AFSCME strike authorization vote addressed at county board of commissioners meeting

A potential work stoppage by state employees was addressed at last week’s regular meeting of the Union County Board of Commissioners.

The meeting was Friday morning at the Union County Courthouse in Jonesboro.

On Feb. 23, in the first strike authorization vote in Illinois state government, an 81 percent majority of the members of the American Federation of State, County and Municipal Employees, AFSCME, Council 31 have voted to give their union bargaining committee the authority to call a strike.

Choate Mental Health and Developmental Center in Anna and the Illinois Veterans Home in Anna could be among the facilities impacted by a work stoppage.

The strike authorization vote came after Gov. Bruce Rauner broke off negotiations with the union more than a year ago and has refused to even meet with the AFSCME bargaining committee ever since.

The Rauner Administration called the move an “attack” on Illinois taxpayers.

AFSCME Council 31 executive director Roberta Lynch said in a news release that: “We have come to this juncture for one reason only: The refusal of Governor Rauner to negotiate with our union.” 

The news release, which was posted on AFSCME Council 31’s website, continued by stating: “Instead of working toward compromise, Governor Rauner has been seeking the power to unilaterally impose his own extreme demands, including a 100 percent hike in employee costs for health care that would take $10,000 out of the pocket of the average state worker, a four-year wage freeze and an end to safeguards against irresponsible privatization.

“Bruce Rauner may think he can dictate, not negotiate, but this vote shows that AFSCME members are determined to stand up for basic fairness,” Lynch said.

The news release further stated that “AFSCME Council 31 represents some 38,000 Illinois state employees who protect children, care for veterans and the disabled, respond to emergencies, help struggling families and much more.”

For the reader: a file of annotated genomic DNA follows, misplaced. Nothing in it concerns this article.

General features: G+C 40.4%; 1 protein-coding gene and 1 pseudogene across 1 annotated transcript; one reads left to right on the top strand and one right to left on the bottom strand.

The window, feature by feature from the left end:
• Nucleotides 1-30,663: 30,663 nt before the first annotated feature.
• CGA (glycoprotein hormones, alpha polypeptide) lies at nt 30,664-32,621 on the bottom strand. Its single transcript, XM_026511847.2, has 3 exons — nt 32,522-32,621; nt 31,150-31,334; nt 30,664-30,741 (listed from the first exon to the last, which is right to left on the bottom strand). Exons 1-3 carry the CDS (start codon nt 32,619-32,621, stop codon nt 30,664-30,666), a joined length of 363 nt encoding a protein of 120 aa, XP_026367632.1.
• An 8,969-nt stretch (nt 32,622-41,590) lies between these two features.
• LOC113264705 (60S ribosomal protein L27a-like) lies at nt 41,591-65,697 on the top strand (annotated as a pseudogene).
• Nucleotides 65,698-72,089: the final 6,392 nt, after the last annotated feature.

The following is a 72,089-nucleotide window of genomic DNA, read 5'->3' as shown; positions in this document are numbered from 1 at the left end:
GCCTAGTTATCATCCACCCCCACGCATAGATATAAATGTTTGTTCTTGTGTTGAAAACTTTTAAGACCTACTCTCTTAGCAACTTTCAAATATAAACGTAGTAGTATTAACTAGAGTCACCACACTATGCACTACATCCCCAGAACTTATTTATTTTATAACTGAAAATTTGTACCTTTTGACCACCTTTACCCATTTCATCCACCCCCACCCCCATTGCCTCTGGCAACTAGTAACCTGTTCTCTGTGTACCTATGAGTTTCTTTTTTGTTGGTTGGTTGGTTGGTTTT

The vote to authorize the union bargaining committee to call a strike does not necessarily mean that there will be a strike.

 The bargaining committee will meet in the coming days to chart its path, and pending litigation could also play a role.

“State workers don’t want to strike. We are keenly aware of the importance of the public services we provide, and we are willing to compromise,” Lynch said. 

“But if Governor Rauner continues to refuse his legal obligation to bargain in good faith, he risks a strike that would shut down state government, and he alone bears responsibility for the harm a strike would cause.”

Rauner Administration’s Response

The Rauner Administration responded to AFSCME’s strike authorization vote with a statement from general counsel Dennis Murashko:

“The vote to authorize a strike is an attack on our state’s hardworking taxpayers and all those who rely on critical services provided everyday. It is a direct result of AFSCME leadership’s ongoing misinformation campaign about our proposal. “AFSCME leaders would rather strike than work 40 hours a week before earning overtime. They want to earn overtime after working just 37.5 hours per week.

“AFSCME leaders would rather strike than allow volunteers like Boy Scout troops to lend a helping hand inside government. They want to ban the use of volunteers.

“AFSCME leaders would rather strike than allow state employees to be paid based on merit. They want to stick to paying people based on seniority, regardless of whether they’re doing a good job.

“And while hard working families across the state face skyrocketing health insurance premiums, AFSCME leaders want to strike to force higher taxes to subsidize their health care plans that are far more generous than taxpayers have.

“Put simply, AFSCME leaders will do or say anything to avoid implementing a contract that is fair to both taxpayers and state employees alike.

“If AFSCME chooses to strike, we will use every resource to ensure services continue to be available to the people of Illinois. We continue to encourage AFSCME to work with us in implementing a contract that is similar to those ratified by 20 other unions.”

County Board Meeting

The possibility of a strike by AFSCME was raised during the public comment period at last Friday morning’s meeting of the Union County Board of Commissioners.

An opportunity for public comment is offered at each of the county board’s regular meetings.

A comment about the possible strike was shared by Debbie Nash, a Union County resident who attends many of the county board meetings. Nash is secretary of AFSCME Retirees Subchapter 90.

Nash said that if the governor does not come back to the bargaining table, “there will be a strike.” Such a move, she said, would result in “considerable upheaval.”

Board of commissioners chairman Bobby Toler Jr. said that a strike could be economically devastating. “Hopefully, it will be resolved,” he said.

County commissioner Dale Russell said a strike would be detrimental. “We don’t need it,” he said.

The Gazette-Democrat

112 Lafayette St.
Anna, Illinois 62906
Office Number: (618) 833-2158

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